Homework sucks. Well, no. I understand it from a reasonable perspective. If I only attended class, even if I listened really carefully and took diligent notes, I wouldn’t learn much. Most of the substance comes from reading, reflecting, writing…all of that. I get it. Really I do. But for some reason homework brings on this unwelcome sense of dread and anxiety.
I think it goes back to when homework started picking up – maybe 4th grade. I used to expect to be finished with all of my assignments by about 7pm. So when Jeopardy was coming on in the living room, and I still had more than one assignment left to finish, I would freak out. It would start with biting my nails, progress to a racing heart, and finally escalate to full-blown tears. It was insane. My mother would explain that I was only wasting more time with my freak out. But I couldn’t be reasoned with. I was already convinced I would still be doing math word problems as the sun rose…on my 20th birthday.
I didn’t have as much time to panic over homework in high school. I was always involved with a bunch of activities, mainly ballet, that kept me busy. By the time I got home and had some dinner, I only had a couple of hours before I needed to be asleep. So even though I hated it, I just had to get it done. One night I remember eating my dinner on the way to a rehearsal, while writing a paper, relying on the light in the car. If I had taken time for a freak out, I would have missed rehearsal, and I wouldn’t have finished the paper.
The problem became procrastination, a good friend I met in college. More free time meant more time to waste. If I had 2 days to complete a paper, something else of critical importance would take priority on the first day – something like cleaning my roommate’s hair out of the vacuum or sitting in a room with a few friends discussing how much work we had to do. On the second day, I would get everything else out of the way at the beginning of the day – checking mail, having breakfast and lunch, maybe a class or rehearsal. Nothing would be finished between any of those things. So I wouldn’t start until they were all completed. And that usually left me at 9 or 10pm, beginning a paper that was due the following day. I had it worked out to a science though. Mountain Dew, commiserating friends, and knowledge that it had been done before got me through it every time. I lost a lot of sleep. And I had a reasonable number of freak outs. And none of it helped improve my relationship with homework.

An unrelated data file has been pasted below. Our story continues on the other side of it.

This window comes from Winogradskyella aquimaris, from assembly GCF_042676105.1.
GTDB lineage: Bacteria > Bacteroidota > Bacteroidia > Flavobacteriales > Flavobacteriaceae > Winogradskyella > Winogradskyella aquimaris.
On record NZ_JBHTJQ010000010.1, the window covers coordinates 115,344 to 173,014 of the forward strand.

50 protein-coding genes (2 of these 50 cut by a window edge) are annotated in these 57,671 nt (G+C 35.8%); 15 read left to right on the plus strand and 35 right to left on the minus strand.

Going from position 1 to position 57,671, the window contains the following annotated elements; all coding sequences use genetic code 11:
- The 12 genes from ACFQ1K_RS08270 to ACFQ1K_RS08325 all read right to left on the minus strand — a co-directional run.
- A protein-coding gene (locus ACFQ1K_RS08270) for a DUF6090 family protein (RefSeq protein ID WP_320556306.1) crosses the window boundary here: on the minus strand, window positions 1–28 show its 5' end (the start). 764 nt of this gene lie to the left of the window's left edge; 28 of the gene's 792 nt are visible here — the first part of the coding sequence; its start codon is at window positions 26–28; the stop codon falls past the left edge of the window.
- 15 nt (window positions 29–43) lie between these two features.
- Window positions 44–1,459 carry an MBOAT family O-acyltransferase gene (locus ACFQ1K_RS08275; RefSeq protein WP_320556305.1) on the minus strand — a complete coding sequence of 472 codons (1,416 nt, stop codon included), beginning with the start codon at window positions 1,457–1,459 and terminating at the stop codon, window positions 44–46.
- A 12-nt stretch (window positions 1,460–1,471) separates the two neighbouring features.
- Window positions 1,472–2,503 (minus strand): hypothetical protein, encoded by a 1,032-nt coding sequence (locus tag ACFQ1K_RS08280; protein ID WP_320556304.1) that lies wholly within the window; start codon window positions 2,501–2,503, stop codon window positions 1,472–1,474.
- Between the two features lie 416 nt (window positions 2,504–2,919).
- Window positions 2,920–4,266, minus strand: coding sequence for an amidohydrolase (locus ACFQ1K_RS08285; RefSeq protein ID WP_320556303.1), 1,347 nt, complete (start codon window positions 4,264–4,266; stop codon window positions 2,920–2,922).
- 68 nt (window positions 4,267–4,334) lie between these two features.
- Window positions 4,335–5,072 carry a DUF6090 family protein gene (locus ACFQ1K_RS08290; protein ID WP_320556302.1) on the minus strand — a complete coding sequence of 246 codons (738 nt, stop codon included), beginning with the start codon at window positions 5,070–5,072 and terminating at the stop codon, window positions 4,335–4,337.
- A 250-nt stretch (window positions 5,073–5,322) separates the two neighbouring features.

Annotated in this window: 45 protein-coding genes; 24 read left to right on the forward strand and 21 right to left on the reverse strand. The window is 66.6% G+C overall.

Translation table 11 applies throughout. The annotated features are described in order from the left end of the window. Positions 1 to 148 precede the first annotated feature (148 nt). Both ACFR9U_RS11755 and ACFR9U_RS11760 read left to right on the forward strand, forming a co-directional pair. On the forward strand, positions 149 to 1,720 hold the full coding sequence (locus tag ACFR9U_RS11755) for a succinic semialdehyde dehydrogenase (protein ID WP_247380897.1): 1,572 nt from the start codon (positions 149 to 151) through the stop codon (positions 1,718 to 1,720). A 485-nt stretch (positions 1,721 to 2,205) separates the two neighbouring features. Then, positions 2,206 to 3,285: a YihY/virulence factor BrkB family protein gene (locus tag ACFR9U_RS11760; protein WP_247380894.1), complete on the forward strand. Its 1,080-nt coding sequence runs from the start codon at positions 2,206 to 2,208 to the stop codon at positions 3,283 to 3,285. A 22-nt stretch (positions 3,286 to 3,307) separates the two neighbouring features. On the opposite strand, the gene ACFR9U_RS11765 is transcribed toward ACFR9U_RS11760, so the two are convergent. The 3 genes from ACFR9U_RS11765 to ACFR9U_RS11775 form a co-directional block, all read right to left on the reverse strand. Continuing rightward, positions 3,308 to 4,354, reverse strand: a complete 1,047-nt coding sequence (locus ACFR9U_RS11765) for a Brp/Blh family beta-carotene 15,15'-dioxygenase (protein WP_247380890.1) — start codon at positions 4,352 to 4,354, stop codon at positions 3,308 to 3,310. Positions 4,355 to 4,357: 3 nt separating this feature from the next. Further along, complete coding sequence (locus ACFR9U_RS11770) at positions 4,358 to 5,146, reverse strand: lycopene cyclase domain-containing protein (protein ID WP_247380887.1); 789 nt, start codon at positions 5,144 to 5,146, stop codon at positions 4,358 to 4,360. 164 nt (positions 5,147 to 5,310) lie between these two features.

Law school was just about the same, defined by procrastination and complaining. But that complaining was warranted.
And now, here I am about a decade later, still biting my nails, wasting time, and freaking out about homework.
I handed in my first real paper last week. Although I left myself plenty of time to write the paper, it took me far longer than I expected to finish. At one point I had to trash my argument because it was centered around an article that turned out to be absolutely nutso (took me three reads to realize the guy was talking about magic more literally than is acceptable in an academic environment). Researching, re-reading, and trying to make sense of it all just went on and on. I expected to finish with plenty of time to spare. But around midnight, the night before it was due (it was to be emailed by midnight the following night), I was making fried rice and tea, knowing I would be up for several more hours. And then, of course, old habits came back to haunt me. No tears were shed. But self-doubt made an appearance. And then there was that woman I haven’t been in touch with for 4 years on facebook – I needed to look at all 121 of her Grand Canyon vacation photos. And then there was my phone’s ringtone – that had to be changed. And then of course there was the discovery of Top Chef All Stars on youtube. My goodness. There was just so much to do in such a short period of time.
But there’s a happy ending. I finished the paper, emailed it, and handed in the hard copy before 6pm the following day (perhaps my earliest ever). And I think it made sense. If it didn’t make sense, well it’s not so much a happy ending. But it certainly felt happy to get over that hurdle. And having spent so much time on the paper, I understood more of the concepts than I had before I began.
So finally feeling a bit smarter and more confident, I think homework and I may have reached a better place…but that’s not to say I won’t be looking at every single photo you’ve posted on facebook the night before my next paper is due.